By: Dr. Roger Landry, MD, MPH
Most veterans will tell you that their time in service was among the most meaningful and rewarding in their lives. It doesn’t take much thought to understand why. We are human, and our distant ancestors struggled in a hostile world to survive. They did survive, and we are here today because they banded together and all worked for the common purpose of survival. This tendency (more of a need) to be socially connected to others and to work for a higher purpose is wired into our very DNA. When we’re doing it, whether it’s in a military situation, a sports team, volunteering for some worthy cause, we are better for it-better to our very core. And the research on aging tells us we are much more likely to have a better aging experience when we are engaged with others.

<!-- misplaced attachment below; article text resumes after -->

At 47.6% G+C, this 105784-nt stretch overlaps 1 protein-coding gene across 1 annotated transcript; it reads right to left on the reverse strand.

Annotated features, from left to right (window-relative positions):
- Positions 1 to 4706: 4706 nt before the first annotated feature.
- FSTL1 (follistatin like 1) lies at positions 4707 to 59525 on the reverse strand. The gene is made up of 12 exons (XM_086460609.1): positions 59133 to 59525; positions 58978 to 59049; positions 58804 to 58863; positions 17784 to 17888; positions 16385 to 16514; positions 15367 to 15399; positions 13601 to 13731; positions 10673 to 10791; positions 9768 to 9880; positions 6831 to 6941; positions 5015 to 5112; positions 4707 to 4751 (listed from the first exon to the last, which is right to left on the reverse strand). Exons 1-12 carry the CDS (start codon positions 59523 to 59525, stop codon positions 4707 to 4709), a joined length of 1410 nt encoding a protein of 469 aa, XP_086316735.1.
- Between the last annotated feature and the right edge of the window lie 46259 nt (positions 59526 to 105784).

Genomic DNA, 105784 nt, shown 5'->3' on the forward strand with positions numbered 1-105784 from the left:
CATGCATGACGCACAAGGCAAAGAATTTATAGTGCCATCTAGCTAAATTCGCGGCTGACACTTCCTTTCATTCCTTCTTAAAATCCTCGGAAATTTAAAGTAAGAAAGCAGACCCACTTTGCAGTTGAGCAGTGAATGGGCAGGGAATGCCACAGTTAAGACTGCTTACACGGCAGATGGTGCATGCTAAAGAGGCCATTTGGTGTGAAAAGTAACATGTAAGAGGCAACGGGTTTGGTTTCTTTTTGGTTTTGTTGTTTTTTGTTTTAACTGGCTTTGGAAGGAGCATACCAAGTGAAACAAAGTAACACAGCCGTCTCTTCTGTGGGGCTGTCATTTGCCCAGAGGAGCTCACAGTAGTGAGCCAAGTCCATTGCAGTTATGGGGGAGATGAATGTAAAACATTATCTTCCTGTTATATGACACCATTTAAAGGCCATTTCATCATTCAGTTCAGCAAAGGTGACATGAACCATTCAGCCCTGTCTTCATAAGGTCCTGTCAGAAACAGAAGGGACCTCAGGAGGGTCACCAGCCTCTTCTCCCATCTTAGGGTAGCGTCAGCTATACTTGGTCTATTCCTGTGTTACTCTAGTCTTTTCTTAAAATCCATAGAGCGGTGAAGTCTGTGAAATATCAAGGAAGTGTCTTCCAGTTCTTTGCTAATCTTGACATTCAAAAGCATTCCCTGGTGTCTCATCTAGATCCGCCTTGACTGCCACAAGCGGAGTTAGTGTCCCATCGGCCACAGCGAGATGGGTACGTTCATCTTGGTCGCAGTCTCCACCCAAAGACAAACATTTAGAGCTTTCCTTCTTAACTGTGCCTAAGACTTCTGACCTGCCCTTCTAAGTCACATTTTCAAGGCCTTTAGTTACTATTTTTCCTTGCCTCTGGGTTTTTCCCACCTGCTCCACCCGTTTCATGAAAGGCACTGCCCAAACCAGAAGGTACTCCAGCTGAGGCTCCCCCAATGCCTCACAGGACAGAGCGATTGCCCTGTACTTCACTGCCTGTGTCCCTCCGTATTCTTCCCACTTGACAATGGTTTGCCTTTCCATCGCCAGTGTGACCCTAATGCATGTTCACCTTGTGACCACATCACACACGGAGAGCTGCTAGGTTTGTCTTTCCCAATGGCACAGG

In many ways, my own life was defined by just a few years of being in a flying squadron, both in peace and in combat, with a small group of aviators experiencing life and death, gains and losses, off in a foreign country in the service of others. It marked me in ways I don’t fully understand, but I know for sure that it was a gift.
I serve in different ways now: with the magnificent Masterpiece Living Team, with the many residents and associates of the eighty-plus communities in the Masterpiece Living Network, and within the aging services profession. I work with them for the benefit of all, so that we and future generations can live lives that are full and meaningful, no matter what our age.
This Week: Consider looking at your own life and asking yourself, “How can I better serve my community? What can I do to benefit future generations?”
Live long. Live well!